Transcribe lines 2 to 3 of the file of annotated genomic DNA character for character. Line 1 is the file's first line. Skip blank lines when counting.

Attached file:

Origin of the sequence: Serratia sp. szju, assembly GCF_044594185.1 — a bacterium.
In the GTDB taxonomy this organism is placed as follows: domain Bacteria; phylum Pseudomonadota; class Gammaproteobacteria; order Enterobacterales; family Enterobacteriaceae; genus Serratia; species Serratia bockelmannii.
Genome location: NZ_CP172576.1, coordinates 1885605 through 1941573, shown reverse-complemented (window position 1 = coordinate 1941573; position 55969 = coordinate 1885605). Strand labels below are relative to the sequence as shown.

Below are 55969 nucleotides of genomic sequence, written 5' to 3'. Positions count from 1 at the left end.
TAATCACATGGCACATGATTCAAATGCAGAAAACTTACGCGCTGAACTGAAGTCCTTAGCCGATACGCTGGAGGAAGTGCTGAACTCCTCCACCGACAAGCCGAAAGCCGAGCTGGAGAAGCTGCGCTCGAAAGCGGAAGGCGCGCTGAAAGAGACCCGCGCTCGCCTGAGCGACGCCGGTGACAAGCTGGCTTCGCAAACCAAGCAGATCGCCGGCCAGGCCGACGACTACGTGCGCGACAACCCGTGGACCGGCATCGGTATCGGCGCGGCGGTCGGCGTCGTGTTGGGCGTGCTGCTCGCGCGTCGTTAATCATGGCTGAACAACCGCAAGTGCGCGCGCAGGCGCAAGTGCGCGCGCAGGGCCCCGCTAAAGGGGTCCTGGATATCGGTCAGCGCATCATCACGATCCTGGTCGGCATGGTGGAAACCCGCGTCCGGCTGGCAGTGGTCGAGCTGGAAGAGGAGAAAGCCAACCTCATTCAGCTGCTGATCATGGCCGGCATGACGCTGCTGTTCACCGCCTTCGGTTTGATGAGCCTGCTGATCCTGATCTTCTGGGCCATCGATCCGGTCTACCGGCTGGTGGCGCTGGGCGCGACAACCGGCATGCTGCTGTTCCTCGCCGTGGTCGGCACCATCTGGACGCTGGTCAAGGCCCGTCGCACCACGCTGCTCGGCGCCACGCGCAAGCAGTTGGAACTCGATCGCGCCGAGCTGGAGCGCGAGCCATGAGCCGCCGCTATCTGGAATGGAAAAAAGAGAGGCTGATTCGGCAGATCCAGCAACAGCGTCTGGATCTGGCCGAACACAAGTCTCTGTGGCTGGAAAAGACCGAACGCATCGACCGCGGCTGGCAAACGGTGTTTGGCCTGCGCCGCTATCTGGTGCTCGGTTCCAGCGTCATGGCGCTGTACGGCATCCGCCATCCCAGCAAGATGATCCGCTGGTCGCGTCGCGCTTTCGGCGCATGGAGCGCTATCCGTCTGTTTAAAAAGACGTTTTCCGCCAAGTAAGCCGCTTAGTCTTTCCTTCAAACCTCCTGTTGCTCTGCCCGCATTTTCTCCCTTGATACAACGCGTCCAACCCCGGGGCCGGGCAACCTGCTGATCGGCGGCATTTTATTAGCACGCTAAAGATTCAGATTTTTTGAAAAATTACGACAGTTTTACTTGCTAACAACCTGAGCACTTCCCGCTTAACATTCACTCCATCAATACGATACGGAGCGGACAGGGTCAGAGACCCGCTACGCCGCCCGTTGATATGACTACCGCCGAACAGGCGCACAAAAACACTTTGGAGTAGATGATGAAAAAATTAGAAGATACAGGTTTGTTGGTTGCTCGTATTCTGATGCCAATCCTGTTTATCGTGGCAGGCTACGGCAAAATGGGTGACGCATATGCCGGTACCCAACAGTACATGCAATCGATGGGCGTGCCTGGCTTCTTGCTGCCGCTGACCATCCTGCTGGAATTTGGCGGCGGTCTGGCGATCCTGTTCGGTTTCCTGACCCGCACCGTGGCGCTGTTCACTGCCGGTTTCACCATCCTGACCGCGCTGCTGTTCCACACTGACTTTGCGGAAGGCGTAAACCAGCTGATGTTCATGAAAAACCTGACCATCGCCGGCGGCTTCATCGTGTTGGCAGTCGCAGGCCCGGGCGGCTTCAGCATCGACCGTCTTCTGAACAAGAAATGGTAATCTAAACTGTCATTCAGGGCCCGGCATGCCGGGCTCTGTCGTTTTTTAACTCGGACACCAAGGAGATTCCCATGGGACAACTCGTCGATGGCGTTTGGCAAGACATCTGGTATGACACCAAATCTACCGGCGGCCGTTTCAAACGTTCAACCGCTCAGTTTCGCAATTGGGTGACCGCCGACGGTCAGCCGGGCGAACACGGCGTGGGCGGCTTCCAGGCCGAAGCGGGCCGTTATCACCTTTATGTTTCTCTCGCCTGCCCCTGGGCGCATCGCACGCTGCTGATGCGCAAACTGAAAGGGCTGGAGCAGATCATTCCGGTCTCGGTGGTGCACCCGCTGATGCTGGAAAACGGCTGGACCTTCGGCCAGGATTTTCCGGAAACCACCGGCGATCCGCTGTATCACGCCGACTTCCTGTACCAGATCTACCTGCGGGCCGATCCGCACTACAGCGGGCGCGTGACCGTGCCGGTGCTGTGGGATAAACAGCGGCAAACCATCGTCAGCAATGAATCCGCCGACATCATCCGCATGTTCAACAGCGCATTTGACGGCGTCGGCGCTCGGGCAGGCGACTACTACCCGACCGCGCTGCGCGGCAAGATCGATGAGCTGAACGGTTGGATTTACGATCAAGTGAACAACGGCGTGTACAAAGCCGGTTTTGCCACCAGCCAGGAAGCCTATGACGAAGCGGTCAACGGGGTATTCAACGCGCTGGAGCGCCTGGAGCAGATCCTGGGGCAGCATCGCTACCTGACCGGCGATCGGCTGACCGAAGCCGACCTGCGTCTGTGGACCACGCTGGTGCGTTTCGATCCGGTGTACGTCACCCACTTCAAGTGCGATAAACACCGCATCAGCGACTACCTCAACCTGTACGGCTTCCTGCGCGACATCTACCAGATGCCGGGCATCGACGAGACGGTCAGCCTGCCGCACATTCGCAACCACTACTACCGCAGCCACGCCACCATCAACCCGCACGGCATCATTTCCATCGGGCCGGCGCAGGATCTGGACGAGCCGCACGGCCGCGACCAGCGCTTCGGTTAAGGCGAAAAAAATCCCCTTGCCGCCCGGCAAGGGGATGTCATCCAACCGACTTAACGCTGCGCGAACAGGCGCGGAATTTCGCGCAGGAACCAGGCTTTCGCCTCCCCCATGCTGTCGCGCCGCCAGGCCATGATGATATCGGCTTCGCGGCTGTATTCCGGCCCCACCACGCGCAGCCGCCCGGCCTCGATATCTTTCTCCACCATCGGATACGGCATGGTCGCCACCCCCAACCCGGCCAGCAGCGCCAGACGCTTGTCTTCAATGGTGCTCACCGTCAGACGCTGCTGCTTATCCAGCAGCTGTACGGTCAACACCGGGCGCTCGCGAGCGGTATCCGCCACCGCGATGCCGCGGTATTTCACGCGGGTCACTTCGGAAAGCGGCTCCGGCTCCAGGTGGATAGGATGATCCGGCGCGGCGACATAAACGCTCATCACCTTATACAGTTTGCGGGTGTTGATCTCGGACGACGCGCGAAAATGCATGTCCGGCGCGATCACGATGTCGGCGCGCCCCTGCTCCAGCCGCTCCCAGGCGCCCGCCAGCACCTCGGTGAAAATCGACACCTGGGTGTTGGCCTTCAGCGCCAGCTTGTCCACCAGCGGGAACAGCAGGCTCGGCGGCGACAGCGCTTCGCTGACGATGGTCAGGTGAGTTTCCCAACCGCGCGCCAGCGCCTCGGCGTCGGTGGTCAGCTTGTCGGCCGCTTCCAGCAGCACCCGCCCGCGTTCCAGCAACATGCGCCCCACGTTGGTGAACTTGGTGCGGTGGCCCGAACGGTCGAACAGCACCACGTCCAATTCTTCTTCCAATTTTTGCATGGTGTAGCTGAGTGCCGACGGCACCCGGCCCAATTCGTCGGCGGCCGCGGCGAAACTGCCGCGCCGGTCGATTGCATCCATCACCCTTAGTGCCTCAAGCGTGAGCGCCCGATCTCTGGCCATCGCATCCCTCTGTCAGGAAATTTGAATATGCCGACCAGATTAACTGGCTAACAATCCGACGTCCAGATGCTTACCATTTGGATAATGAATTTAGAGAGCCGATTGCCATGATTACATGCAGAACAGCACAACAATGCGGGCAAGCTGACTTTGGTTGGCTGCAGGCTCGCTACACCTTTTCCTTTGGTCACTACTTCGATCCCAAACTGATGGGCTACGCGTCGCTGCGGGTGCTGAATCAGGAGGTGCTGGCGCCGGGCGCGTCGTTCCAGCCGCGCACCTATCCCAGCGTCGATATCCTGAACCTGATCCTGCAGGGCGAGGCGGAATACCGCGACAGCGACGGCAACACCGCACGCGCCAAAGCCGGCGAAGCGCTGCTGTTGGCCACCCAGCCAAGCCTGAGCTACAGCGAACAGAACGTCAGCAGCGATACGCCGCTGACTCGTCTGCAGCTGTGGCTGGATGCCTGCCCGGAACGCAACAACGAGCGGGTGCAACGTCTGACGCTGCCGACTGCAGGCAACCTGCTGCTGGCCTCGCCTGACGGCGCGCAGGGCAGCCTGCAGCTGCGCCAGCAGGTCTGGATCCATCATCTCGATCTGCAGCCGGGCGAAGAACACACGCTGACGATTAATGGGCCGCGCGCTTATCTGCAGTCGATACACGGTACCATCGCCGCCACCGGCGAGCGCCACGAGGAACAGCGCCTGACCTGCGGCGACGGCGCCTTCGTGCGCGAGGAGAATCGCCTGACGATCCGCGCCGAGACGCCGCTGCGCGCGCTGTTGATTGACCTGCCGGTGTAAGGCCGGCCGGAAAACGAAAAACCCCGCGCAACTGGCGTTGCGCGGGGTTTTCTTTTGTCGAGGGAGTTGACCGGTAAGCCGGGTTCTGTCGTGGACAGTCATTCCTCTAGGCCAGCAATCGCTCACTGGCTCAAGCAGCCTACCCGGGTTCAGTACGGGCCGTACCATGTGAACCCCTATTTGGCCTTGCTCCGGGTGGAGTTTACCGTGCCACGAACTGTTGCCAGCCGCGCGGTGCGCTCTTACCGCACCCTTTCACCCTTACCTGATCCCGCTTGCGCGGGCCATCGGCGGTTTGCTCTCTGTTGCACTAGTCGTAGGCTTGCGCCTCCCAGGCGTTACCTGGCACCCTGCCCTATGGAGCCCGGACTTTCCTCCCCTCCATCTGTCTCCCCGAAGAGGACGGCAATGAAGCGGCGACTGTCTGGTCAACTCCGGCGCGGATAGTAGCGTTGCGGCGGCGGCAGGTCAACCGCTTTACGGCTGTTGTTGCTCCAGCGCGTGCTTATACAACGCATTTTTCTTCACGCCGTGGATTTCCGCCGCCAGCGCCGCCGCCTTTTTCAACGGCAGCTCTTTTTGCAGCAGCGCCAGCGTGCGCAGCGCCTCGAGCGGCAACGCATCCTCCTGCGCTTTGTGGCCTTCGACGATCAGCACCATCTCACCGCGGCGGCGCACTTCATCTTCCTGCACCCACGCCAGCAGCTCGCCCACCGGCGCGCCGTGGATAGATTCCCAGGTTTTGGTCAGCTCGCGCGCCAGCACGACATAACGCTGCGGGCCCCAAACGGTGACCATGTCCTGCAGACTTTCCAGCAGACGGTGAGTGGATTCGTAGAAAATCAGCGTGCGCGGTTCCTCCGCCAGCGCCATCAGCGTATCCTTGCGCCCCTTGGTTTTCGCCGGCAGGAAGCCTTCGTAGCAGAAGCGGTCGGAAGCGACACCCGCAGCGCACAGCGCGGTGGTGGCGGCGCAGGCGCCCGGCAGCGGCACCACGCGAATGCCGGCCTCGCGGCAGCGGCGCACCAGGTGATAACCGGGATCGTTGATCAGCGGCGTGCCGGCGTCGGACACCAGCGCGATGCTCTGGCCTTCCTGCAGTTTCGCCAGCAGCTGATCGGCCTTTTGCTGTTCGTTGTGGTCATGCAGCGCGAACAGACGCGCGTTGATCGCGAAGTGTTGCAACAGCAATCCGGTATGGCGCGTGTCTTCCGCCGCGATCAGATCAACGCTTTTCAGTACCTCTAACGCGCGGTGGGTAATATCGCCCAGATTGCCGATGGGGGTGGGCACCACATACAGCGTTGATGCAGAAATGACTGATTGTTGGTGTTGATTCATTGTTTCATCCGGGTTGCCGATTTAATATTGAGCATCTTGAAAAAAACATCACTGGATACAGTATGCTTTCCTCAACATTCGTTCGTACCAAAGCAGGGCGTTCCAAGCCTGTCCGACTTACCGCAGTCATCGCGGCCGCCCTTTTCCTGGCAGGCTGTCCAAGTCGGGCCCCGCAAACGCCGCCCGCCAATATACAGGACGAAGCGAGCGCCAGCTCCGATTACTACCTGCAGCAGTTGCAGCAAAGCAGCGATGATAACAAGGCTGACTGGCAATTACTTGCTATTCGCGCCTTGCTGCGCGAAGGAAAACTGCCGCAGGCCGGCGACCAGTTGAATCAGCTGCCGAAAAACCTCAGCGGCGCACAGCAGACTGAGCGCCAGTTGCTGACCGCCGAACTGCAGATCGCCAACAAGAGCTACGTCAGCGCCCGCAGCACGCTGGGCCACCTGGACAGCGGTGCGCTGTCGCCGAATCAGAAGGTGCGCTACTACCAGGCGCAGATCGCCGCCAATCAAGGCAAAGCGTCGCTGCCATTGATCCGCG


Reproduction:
In the GTDB taxonomy this organism is placed as follows: domain Bacteria; phylum Pseudomonadota; class Gammaproteobacteria; order Enterobacterales; family Enterobacteriaceae; genus Serratia; species Serratia bockelmannii.
Genome location: NZ_CP172576.1, coordinates 1885605 through 1941573, shown reverse-complemented (window position 1 = coordinate 1941573; position 55969 = coordinate 1885605). Strand labels below are relative to the sequence as shown.